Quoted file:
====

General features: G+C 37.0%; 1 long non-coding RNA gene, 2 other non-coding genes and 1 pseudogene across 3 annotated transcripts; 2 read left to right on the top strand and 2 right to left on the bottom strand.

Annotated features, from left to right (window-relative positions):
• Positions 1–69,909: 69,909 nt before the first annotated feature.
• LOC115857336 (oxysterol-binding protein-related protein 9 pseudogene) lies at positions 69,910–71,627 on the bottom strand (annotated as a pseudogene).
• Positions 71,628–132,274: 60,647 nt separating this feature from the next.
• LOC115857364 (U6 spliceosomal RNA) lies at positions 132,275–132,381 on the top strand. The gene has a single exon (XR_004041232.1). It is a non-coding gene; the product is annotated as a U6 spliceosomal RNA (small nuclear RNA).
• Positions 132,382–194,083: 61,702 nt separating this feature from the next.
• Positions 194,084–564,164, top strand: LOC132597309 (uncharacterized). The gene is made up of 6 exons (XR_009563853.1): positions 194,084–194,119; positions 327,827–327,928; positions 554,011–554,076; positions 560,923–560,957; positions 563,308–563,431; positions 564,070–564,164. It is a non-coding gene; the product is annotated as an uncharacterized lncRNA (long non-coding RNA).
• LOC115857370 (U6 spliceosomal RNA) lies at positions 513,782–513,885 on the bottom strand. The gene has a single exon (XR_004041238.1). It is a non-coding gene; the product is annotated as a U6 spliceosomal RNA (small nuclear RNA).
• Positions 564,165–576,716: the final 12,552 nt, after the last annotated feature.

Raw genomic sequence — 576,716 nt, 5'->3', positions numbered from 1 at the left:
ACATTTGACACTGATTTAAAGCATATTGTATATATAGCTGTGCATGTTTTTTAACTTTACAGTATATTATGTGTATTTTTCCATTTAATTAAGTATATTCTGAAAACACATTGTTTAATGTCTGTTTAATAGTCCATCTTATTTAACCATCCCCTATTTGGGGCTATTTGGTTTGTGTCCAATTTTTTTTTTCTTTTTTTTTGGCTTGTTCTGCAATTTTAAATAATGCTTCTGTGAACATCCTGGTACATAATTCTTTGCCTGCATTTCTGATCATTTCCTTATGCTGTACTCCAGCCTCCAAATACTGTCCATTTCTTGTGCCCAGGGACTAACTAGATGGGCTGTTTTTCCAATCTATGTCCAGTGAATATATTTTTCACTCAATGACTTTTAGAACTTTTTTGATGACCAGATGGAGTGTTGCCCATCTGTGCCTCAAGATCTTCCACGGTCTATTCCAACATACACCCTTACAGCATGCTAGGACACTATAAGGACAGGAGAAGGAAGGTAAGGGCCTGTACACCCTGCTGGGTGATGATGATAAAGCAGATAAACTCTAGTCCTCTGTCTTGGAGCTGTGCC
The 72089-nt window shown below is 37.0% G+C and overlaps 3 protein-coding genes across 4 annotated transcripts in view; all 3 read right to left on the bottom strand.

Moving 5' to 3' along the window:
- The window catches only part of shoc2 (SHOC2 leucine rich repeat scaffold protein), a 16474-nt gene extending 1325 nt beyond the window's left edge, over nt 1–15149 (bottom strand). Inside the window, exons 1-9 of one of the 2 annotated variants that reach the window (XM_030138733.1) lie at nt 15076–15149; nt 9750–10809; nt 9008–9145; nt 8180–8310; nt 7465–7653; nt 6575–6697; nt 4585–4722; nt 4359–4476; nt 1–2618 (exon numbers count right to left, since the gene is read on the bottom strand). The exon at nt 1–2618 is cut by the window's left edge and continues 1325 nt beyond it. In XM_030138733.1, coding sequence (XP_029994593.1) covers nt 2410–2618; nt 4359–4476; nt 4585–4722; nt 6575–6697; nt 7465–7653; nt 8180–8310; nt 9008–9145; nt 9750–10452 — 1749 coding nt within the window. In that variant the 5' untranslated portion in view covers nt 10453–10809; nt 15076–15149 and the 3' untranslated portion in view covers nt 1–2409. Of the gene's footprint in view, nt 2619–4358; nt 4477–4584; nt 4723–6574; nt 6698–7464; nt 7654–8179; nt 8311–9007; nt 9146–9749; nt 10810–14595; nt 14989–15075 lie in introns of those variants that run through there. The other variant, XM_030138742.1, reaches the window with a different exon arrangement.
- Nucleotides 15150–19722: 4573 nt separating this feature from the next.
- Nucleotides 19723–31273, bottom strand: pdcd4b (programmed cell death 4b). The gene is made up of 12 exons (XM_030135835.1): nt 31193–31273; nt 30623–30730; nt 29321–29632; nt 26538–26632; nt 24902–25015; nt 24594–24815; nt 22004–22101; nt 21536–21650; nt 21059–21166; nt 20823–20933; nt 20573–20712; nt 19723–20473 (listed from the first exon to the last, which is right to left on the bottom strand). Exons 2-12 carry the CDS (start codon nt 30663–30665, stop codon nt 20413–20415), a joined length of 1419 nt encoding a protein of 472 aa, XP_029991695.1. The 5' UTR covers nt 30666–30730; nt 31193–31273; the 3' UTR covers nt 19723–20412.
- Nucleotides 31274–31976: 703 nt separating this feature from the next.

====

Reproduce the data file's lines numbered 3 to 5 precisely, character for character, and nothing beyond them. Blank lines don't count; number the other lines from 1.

• Positions 1–69,909: 69,909 nt before the first annotated feature.
• LOC115857336 (oxysterol-binding protein-related protein 9 pseudogene) lies at positions 69,910–71,627 on the bottom strand (annotated as a pseudogene).
• Positions 71,628–132,274: 60,647 nt separating this feature from the next.